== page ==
The truth about COVID-19 vaccine exemptions
Medical and religious exemptions are front and center as President Biden’s COVID-19 vaccination mandate takes effect, affecting over 100 million public and private sector workers.
People hoping to avoid vaccination are taking drastic steps to avoid vaccination. Two-thirds of people refusing to get vaccinated are even willing to quit their job to avoid vaccination.
Society standards deem vaccine exemptions based on religion or medical conditions as acceptable. Yet, a closer look at them indicates that they lack substance and sinew.
At its core, religious practices are based on the development of faith coupled with spiritual principles for living. As such, any organized religion would need to have well-defined, written doctrine prohibiting vaccination. To date, no such doctrine has been identified.
The Roman Catholic Church has come forward indicating support for its followers to be vaccinated, with Pope Francis calling it an “act of love.” If there were any scriptural-based contraindication to vaccination, the church would have certainly offered such information.
Medical conditions that preclude vaccination have also been difficult to identify. If they were prevalent, medical societies like the American College of Physicians or the American Medical Association would have reported them, with social media communicating such findings. To date, none have been forthcoming that impact a substantial number of people.
A pastor in Oklahoma has offered to provide a letter of exemption for anyone, in exchange for joining his church and a modest donation. The pastor is also seeking the Republican Party nomination for the Oklahoma 2022 U.S. Senate seat.
This begs the question, is religious doctrine or political belief the foundation of such an exemption offer? Is this akin to a car enthusiast signing an exemption for a vehicle to undergo a safety inspection because the car owner does not like the methods employed during the inspection?
Individuals who wish to avoid vaccination are seeking a socially acceptable way to traverse the perceived perils of vaccination. They want to keep their jobs and their lifestyles while avoiding vaccination, which is becoming increasingly more difficult.
For example, United Airlines offered financial incentives to get their employees vaccinated, while being fully prepared to place several hundred unvaccinated employees on unpaid leave. Kaiser Permanente health care system placed over 2,200 unvaccinated employees on unpaid leave. If a medical giant is demonstrating zero tolerance for those who remain unvaccinated, perhaps this a message worth hearing.
Using one’s freedom to worship or medical issues, those who steadfastly want to avoid vaccination wish to create a barrier between themselves and vaccination. They want what they perceive to be vaccine zealots to mind their your own business, which is not possible during a pandemic that has impacted lives and livelihoods on a global scale.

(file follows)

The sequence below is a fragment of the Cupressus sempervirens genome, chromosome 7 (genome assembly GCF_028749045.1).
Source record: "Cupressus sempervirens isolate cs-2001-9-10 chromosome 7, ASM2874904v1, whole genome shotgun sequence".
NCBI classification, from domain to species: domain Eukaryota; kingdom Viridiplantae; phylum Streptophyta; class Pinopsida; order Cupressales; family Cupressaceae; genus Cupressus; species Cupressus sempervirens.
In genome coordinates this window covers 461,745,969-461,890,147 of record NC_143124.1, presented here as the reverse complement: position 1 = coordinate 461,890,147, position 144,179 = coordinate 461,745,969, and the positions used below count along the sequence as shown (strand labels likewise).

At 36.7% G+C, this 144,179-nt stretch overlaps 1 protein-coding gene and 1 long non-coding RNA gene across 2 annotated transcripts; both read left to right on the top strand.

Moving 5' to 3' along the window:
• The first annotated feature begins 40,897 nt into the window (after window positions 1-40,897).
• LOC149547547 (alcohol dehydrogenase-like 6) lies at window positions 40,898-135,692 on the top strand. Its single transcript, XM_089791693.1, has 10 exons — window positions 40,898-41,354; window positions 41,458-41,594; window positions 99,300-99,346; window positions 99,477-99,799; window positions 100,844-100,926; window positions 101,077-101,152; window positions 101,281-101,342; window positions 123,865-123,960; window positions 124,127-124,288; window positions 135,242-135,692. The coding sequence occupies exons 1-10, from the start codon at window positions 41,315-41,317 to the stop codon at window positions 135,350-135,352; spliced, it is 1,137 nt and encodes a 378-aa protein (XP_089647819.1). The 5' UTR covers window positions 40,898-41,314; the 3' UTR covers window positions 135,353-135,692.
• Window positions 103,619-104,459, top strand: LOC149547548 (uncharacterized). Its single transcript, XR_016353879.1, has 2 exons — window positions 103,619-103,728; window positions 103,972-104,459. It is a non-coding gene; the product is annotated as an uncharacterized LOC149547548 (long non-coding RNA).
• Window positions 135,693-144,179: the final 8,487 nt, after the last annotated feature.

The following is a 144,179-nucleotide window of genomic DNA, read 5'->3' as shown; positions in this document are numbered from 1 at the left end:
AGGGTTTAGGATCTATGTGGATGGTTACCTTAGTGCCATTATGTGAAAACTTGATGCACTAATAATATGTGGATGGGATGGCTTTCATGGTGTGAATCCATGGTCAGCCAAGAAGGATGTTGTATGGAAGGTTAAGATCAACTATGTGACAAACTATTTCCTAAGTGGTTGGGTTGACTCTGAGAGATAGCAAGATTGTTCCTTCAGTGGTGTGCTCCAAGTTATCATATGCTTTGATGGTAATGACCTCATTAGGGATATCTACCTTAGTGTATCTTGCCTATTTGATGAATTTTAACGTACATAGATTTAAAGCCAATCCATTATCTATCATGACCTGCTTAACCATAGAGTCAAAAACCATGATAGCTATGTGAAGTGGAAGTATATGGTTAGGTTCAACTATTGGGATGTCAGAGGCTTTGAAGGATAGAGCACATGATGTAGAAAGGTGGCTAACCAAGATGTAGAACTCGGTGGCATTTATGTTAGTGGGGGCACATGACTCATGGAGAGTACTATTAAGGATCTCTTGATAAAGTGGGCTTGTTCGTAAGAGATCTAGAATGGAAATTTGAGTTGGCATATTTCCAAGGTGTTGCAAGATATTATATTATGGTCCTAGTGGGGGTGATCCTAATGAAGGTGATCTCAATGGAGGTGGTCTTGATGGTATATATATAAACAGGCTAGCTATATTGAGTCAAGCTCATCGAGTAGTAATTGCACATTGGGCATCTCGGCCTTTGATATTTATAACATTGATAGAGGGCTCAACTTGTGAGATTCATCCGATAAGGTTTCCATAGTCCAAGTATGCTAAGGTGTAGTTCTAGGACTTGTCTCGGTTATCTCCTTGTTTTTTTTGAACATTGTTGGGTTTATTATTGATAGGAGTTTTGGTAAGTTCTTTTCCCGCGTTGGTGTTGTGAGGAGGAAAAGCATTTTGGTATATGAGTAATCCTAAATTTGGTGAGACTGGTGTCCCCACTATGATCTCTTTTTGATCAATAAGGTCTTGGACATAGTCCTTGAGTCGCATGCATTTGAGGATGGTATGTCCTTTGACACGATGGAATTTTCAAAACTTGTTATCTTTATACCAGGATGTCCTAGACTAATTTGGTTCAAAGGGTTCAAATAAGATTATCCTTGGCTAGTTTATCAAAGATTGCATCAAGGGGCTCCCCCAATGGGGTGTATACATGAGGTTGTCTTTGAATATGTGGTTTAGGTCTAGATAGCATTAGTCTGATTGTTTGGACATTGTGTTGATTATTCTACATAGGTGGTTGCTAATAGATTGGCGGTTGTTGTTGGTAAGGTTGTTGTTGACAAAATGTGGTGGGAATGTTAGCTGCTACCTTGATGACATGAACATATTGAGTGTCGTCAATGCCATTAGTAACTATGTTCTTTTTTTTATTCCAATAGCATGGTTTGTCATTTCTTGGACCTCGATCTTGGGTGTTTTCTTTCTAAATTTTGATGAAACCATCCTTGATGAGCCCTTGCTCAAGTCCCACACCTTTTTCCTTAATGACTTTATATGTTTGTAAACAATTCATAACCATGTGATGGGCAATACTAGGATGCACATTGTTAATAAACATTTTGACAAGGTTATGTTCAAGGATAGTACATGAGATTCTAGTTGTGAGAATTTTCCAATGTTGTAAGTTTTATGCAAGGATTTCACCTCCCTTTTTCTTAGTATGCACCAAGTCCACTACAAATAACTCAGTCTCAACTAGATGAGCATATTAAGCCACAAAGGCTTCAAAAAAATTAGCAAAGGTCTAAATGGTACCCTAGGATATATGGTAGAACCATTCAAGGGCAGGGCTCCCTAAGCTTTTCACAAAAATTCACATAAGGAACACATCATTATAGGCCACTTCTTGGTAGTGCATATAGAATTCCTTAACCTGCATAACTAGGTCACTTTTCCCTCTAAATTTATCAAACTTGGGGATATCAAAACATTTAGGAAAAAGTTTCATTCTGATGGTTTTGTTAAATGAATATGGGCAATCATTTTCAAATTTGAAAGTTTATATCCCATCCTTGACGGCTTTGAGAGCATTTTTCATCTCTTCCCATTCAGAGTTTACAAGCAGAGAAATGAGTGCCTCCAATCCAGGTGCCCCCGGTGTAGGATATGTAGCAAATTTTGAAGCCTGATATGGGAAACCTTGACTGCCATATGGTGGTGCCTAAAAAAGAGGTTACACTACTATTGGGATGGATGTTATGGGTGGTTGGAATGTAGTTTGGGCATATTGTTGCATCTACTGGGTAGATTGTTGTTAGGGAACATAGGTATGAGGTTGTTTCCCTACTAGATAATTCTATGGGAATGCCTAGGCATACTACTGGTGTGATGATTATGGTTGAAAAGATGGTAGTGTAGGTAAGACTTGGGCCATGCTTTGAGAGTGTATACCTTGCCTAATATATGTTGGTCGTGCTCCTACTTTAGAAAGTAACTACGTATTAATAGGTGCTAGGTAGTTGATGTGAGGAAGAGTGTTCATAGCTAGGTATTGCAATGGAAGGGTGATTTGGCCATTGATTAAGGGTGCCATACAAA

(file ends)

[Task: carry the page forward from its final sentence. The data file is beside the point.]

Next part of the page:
To appreciate why people do not want to be vaccinated requires one to look at unifying characteristics and beliefs that pervade this group.
Kaiser Family Foundation polls indicate that those who are staunchly unwilling to be vaccinated tend to have less formal education, are politically right-leaning and have lower incomes compared to those who have been vaccinated. No matter what reason given by those refusing to get vaccinated, they share common general beliefs and socioeconomic status.
If such a group is to change their stance and develop the necessary trust in the vaccines, it must come from people within their communities that they trust. Top-down mandates that force them to do something against their will effectively widens the chasm between them and those who support vaccination for all.
For some, this means pastors in their church. For others, it could be their town mayor, city council members, business owners or other respected community members.
By design, mandates of any kind are distasteful, demeaning and repulsive. Regrettably, under the current circumstances, they are necessary. But their necessity does not change the feeling that they leave with those who do not wish to be forced to do something against their will.
Let’s call vaccine exemptions what they are, personal and political, an outgrowth in a lack of trust in big government. We need to stop playing word games that obfuscate the rationale behind them. Once we acknowledge the foundation for such exemptions, perhaps we can move forward and build much-needed bridges, rather than continue to erect insurmountable barriers.
Sheldon H. Jacobson, Ph.D., is a founder professor of Computer Science and the Carle Illinois College of Medicine at the University of Illinois at Urbana-Champaign. He applies his expertise in data-driven risk-based decision-making to evaluate and inform public health policy.
Copyright 2023 Nexstar Media Inc. All rights reserved. This material may not be published, broadcast, rewritten, or redistributed.